$VWRWKHUHVSRQGHQW-XGJHVEHLQJDQH[W-GRRUQHLJKERURIWKHFRPSODLQDQWVZLIH- the complainant in
the perjury case - it must be stressed that that alone is not a ground for either a mandatory
disqualification under the first paragraph or for a voluntary disqualification under the second paragraph of
Section 1, Rule 137 of the Rules of Court. In any event, the complainant has failed to disclose in his
complaint that he had raised this matter at any time before the rendition of the judgment. In fact, the
VXPPDU\RIWKHJURXQGVRIKLVPRWLRQIRUUHFRQVLGHUDWLRQLQWKHUHVSRQGHQWVRUGHUGHQ\LQJWKHVDLG
motion does not include this matter. If indeed the complainant honestly believed in the justness of this
grievance, he would have raised it in an appropriate pleading before the trial court and not filing an
administrative case.
WHEREFORE, we hereby impose upon ATTY. RAYMUNDO A. QUIROZ a FINE in the amount of Five

Thousand Pesos (P5,000.00) to be paid within five (5) days from notice hereof. He is further WARNED
that a commission of the same or similar acts in the future shall be dealt with more severely.
5.) COSMOS FOUNDRY SHOP WORKERS UNION V LO BU
Facts:
After Cosmos Foundry Shop was burned , Ong Ting established Century Foundry Shop where he and
his family resided in the premises. After several attempts to settle a pending unfair labor practice case
proved unsuccessful, Ong Ting sold all his business, including equipment and rights in the New Century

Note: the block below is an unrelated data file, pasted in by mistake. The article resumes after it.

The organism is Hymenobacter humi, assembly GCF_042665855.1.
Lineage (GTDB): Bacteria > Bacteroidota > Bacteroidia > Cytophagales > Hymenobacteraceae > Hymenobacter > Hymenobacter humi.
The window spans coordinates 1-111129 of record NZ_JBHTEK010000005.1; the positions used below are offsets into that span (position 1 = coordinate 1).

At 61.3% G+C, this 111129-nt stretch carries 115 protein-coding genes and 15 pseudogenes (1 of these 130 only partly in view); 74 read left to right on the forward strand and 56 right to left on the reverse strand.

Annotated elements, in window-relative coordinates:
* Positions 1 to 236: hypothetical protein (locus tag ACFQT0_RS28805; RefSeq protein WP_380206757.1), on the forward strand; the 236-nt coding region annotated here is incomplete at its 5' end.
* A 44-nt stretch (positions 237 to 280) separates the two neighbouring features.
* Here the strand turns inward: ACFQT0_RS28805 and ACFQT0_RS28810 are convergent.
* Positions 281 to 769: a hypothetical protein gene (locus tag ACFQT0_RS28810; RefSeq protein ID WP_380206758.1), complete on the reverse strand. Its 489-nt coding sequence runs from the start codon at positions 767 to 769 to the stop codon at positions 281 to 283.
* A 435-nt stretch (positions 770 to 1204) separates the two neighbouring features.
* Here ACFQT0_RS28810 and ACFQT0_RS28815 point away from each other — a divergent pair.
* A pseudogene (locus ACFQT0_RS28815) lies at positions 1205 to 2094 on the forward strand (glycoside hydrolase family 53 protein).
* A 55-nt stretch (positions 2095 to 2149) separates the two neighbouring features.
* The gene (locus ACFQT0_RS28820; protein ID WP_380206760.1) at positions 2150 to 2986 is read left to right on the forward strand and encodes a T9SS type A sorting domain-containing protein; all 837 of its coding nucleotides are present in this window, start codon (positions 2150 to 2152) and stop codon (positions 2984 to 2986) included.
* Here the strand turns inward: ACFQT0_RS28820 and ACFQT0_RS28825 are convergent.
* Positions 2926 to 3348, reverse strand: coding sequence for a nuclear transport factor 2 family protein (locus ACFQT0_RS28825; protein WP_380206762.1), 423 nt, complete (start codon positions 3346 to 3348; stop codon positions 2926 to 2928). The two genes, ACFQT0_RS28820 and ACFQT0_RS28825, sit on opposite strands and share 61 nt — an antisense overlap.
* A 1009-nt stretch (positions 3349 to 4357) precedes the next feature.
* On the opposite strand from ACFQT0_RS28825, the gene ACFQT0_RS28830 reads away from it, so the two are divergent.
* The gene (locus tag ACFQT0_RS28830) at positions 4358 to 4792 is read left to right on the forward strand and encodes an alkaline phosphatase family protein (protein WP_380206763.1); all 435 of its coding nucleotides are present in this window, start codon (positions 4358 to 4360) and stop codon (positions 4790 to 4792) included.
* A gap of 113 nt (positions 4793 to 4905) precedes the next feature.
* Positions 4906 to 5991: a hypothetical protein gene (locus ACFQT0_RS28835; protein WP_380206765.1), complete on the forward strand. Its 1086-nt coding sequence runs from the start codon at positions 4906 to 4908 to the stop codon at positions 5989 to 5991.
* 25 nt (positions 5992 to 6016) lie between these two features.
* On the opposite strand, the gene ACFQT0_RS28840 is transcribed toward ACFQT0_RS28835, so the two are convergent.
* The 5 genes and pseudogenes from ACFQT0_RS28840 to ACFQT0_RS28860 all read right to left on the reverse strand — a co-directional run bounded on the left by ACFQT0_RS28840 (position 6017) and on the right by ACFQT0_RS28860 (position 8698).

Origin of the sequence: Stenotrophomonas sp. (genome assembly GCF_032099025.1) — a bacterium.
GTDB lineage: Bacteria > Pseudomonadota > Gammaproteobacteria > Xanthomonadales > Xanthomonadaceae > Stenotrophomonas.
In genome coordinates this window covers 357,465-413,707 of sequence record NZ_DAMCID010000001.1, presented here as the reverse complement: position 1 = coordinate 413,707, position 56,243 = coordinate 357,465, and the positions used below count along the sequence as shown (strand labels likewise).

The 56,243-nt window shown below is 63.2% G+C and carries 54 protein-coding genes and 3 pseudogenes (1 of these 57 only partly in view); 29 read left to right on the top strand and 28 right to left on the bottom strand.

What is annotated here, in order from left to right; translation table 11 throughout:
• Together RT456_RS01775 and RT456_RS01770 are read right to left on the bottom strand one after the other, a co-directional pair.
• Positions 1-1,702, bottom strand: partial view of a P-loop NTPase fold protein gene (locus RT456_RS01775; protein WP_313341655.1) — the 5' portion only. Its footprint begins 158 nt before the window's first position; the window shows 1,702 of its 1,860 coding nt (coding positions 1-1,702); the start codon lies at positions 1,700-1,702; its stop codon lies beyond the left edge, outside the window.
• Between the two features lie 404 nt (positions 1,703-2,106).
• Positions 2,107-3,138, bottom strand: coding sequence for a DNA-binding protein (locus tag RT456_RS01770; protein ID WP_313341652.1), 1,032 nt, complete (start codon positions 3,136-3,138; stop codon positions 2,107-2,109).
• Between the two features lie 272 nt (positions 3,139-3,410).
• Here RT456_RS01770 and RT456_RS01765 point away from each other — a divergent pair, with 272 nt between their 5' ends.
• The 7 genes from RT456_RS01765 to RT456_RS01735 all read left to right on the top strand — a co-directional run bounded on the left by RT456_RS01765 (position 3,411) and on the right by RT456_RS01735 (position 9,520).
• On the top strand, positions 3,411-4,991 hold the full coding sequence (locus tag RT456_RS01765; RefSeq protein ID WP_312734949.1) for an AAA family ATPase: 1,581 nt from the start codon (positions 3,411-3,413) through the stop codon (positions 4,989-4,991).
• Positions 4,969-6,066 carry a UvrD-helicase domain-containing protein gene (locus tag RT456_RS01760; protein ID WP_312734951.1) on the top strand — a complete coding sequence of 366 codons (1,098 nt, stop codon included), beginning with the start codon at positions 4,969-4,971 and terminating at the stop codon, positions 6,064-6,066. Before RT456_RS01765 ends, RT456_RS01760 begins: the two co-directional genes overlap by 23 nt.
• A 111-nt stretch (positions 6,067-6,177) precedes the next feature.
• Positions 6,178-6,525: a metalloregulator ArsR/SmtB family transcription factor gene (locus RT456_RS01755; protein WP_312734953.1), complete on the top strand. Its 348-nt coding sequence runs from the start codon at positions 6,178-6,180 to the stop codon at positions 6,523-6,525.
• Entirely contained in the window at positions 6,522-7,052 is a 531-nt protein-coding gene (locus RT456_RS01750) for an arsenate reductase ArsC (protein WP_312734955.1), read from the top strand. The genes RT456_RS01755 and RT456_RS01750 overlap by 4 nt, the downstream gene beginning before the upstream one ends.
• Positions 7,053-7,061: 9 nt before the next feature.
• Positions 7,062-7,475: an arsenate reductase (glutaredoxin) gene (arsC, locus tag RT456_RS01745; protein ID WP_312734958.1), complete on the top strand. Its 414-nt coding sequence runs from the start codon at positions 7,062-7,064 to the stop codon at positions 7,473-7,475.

Foundry Shop to his compadre Lo Bu, for Php20,000.
On Jan 16, 1973, petitioner CFSWU obtained from the Court of Industrial Relations the third alias writ of
execution for the satisfaction and enforcement of the judgment in its favor. Thereafter, writ was served
January 17 and 18, 1973, levying on the personal properties of the Cosmos Foundry Shop or the New
Century Foundry Shop for the purpose of conducting the public auction sale.
Respondent Lo Bu filed an urgent motion to recall writ of execution, asserting lack of jurisdiction of the
Court of Industrial Relations (CIR). The CIR, in its order dated Feb 23, 1973, denied his motion. So
likewise was the motion for reconsideration.
Lo Bu appealed by certiorari but the Court denied this petition in its resolution dated July 17, 1993. In the
meanwhile, there was a replevin suit by Lo Bu in the Court of First Instance (CFI) Manila covering the
same properties.
Upon receipt of order from the Court denying certiorari, petitioner Labor Union filed a second motion to
dismiss complaint. After the complaint was dismissed by the lower court, decision was elevated to the
Court of Appeals.
Atty. Busmente, counsel for respondent Lo Bu, did specifically maintain: "...in order to vindicate his rights
over the levied properties, in an expeditious or less expensive manner, herein appellant voluntarily
submitted himself, as a forced intervenor, to the jurisdiction of respondent CIR, by filing an urgent 'Motion
to Recall Writ of Execution,' precisely questioning the jurisdiction of said Court to pass upon the validity
and legality of the sale of the 'New Century Foundry Shop' to him, without the latter being made a party to